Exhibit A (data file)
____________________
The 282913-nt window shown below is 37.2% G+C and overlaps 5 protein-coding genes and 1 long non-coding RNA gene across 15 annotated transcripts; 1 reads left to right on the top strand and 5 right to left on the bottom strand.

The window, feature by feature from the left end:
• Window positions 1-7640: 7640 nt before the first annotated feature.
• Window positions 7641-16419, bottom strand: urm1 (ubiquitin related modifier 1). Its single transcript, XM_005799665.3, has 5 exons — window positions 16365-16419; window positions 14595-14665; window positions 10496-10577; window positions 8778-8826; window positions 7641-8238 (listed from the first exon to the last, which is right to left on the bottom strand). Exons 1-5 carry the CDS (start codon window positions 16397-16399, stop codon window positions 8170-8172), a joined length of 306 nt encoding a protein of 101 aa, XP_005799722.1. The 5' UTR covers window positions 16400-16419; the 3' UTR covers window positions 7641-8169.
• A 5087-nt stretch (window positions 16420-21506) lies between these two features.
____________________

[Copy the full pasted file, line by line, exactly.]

The 282913-nt window shown below is 37.2% G+C and overlaps 5 protein-coding genes and 1 long non-coding RNA gene across 15 annotated transcripts; 1 reads left to right on the top strand and 5 right to left on the bottom strand.

The window, feature by feature from the left end:
• Window positions 1-7640: 7640 nt before the first annotated feature.
• Window positions 7641-16419, bottom strand: urm1 (ubiquitin related modifier 1). Its single transcript, XM_005799665.3, has 5 exons — window positions 16365-16419; window positions 14595-14665; window positions 10496-10577; window positions 8778-8826; window positions 7641-8238 (listed from the first exon to the last, which is right to left on the bottom strand). Exons 1-5 carry the CDS (start codon window positions 16397-16399, stop codon window positions 8170-8172), a joined length of 306 nt encoding a protein of 101 aa, XP_005799722.1. The 5' UTR covers window positions 16400-16419; the 3' UTR covers window positions 7641-8169.
• A 5087-nt stretch (window positions 16420-21506) lies between these two features.